Looking across the country, we’re now seeing some clear regional discrepancies in housing market performance. Calgary remains the strongest market in Canada, and it’s not really close (Chart 2). The sales-to-new listings ratio there is running at a hot 82.4%, and prices have now rebounded more than 6% above the 2022 pre-correction high (Calgary’s correction was also among the most modest in the country). At the same time, prices in Atlantic Canada are looking firm, with a few markets now seeing levels above those at the 2022 high. What do these regions have in common? Relative affordability and net provincial migration inflows that are supplementing international immigration. Translation: People are moving there because they can live affordably.
At the other end of the spectrum, Southwestern Ontario continues to struggle with the deepest correction, still down more than 15% in some cities. Toronto has made up some ground recently, now down less than 10% from last February. Cottage country is not looking good.
Meantime, households will continue to adjust to steady waves of mortgage resets through 2026. The 2024 vintage could see payment increases in the 25%-to-40% range if current interest rates hold, with the increases becoming even larger in 2025 and 2026 (although we assume rates will back off by then). This suggests that discretionary household spending will face a steady headwind.
At the provincial level, British Columbia and Ontario look to be most exposed to any further real estate downturn and potential mortgage-market driven economic weakness. Both provinces carry above-average household leverage and exposure to real estate, while Ontario was unquestionably the frothiest market during the boom (Table 2). British Columbia’s household debt-to-disposable income ratio is the highest in Canada at just under 220%, while Ontario is second at 206% (compared to the 164% provincial median). In both provinces, real estate and mortgage debt make a disproportionately large share of total household assets compared to other provinces. At the other end of the spectrum, Quebec and Atlantic Canada carry relatively low exposure by these measures (some of it is just demographics as these populations are older). And, while Alberta carries above-median readings, market conditions in that province also suggest much less risk.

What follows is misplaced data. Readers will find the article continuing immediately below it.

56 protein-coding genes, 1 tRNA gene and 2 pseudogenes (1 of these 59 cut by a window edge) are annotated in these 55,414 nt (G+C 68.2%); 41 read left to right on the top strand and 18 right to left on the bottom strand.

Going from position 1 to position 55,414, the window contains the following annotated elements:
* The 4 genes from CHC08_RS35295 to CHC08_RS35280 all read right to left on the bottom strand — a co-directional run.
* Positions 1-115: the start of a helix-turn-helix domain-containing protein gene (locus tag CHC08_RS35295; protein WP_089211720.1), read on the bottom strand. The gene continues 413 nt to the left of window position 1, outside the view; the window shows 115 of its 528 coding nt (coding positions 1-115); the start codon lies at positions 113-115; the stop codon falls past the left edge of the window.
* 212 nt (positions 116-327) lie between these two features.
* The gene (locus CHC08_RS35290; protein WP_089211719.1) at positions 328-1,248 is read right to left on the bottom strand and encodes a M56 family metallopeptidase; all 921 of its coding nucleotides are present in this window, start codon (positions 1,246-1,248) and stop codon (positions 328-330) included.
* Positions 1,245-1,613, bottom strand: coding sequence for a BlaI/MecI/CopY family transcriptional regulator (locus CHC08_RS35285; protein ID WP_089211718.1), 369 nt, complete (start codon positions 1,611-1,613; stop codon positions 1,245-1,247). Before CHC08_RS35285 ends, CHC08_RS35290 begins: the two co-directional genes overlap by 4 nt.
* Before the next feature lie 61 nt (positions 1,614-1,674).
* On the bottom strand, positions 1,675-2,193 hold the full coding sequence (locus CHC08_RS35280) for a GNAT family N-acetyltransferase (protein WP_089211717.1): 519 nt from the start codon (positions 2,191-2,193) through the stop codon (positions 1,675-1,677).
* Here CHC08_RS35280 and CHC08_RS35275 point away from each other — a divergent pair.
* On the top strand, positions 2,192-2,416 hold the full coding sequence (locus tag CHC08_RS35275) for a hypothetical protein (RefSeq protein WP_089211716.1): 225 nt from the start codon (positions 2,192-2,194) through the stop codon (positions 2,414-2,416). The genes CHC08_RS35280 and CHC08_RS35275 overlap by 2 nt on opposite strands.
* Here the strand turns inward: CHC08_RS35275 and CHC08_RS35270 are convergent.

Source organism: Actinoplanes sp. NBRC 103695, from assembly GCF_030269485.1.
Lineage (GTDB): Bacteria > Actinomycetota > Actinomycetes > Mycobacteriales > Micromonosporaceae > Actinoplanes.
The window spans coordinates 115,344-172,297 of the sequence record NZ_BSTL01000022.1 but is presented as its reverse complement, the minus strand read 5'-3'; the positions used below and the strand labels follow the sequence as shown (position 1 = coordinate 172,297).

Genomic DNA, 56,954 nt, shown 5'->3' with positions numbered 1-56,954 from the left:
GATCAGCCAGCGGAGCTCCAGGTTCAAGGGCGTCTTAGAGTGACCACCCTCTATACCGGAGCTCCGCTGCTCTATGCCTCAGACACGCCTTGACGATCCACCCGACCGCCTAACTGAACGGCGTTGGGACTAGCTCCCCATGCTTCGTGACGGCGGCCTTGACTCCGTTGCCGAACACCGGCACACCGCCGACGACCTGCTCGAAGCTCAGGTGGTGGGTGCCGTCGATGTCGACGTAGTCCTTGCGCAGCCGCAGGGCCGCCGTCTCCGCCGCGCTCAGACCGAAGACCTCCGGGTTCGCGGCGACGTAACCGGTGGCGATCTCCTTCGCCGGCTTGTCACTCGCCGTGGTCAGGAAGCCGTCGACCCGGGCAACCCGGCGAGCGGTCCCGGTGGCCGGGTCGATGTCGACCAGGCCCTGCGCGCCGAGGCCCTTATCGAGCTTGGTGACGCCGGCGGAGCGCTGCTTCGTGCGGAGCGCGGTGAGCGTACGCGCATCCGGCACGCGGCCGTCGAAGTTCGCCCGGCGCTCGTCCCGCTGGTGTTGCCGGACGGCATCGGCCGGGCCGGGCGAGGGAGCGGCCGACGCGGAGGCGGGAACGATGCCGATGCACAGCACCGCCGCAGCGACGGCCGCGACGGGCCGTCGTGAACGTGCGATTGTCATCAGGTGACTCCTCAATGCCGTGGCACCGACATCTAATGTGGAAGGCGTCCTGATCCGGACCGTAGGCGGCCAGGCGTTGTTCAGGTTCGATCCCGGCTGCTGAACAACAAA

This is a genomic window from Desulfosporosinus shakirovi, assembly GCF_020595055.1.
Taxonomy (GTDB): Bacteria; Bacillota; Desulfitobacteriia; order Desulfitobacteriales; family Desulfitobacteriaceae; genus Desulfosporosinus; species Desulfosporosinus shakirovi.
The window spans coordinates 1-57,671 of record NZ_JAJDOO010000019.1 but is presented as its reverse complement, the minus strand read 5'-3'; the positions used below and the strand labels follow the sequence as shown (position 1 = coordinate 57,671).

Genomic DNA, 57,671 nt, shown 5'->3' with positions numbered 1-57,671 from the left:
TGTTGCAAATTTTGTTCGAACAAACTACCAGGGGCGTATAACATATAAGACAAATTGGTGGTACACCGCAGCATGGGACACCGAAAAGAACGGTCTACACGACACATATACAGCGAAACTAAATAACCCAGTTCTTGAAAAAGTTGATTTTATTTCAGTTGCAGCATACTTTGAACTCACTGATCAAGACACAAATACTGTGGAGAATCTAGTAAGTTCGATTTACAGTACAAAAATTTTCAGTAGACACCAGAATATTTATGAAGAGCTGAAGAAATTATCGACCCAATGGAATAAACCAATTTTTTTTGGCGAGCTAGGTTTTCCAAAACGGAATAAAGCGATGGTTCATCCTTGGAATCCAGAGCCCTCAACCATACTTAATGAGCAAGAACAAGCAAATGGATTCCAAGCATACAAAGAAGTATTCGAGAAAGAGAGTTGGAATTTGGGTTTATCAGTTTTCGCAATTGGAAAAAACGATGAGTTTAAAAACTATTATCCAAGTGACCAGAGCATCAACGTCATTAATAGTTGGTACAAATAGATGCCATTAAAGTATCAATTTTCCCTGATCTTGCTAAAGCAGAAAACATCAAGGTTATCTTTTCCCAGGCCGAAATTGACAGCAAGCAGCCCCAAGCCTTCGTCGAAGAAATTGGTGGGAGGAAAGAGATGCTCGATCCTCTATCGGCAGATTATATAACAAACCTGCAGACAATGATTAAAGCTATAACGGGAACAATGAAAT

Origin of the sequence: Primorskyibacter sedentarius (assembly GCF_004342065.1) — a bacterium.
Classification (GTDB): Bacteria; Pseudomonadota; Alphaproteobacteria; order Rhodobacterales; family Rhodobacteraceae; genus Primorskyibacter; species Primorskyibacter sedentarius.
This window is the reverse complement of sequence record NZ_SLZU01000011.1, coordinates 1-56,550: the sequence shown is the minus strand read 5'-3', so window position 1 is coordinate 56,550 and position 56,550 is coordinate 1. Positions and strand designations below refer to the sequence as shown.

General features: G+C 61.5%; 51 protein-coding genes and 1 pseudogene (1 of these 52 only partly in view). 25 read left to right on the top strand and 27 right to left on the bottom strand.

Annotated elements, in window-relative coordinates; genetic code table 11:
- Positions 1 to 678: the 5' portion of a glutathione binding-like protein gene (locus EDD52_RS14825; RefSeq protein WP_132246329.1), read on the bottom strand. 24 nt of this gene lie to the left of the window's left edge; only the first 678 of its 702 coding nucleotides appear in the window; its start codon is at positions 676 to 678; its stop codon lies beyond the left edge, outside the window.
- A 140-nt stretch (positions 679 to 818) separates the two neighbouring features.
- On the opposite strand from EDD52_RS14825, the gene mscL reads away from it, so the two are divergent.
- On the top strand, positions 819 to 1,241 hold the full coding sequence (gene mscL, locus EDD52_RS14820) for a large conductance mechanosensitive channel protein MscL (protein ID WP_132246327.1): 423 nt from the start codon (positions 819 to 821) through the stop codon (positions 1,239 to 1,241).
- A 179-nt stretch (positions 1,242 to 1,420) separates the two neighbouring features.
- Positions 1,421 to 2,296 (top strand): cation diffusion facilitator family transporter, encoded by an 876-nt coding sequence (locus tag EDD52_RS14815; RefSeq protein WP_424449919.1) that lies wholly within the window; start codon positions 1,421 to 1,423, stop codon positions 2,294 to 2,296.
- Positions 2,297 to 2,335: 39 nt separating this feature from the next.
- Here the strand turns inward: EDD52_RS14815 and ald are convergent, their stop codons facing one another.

It has been a quiet summer for budget outlooks among the provinces; and, as the fall fiscal update season approaches, look for relatively steady forecasts. That’s good news given the solid current position for the group, but will also be a noticeable change compared to the past two years, when fiscal projections consistently and meaningfully outperformed. Indeed, some of the most recent Q1 updates/public accounts have hinted that there might be some downside to revenues versus what most projected in the spring.
The combined provincial budget deficit is currently estimated at a modest $7.0 billion for FY23/24, or 0.2% of GDP (Table 3 and Chart 3). While that marks a deterioration from two consecutive surpluses averaging roughly $10 billion in the two prior fiscal years, the key takeaway is that the books are largely in balance. The combined provincial net debt-to-GDP ratio is pegged at 29% for FY23/24, which is 1.5 ppts below pre-COVID levels. At the same time, the provincial ratio is running 14.5 ppts below the federal debt ratio, given that the latter swallowed the vast majority of COVID-related support spending and borrowing. This is a solid starting point if we are heading into choppier economic waters.
For oil-producing provinces, recent trends in global prices are again supporting revenue potential. In Alberta, for example, the FY23/24 budget was based on $79 WTI, and recent price moves have erased any downside risk that had built up into early summer.
This fiscal year, the provinces look to borrow $97 billion, up from last year’s total, and somewhat above the typical pre-pandemic pace—maturities and some heavy capital-spending programs account for this, despite near-balanced budgets. As of early September, just under half of the borrowing program was completed.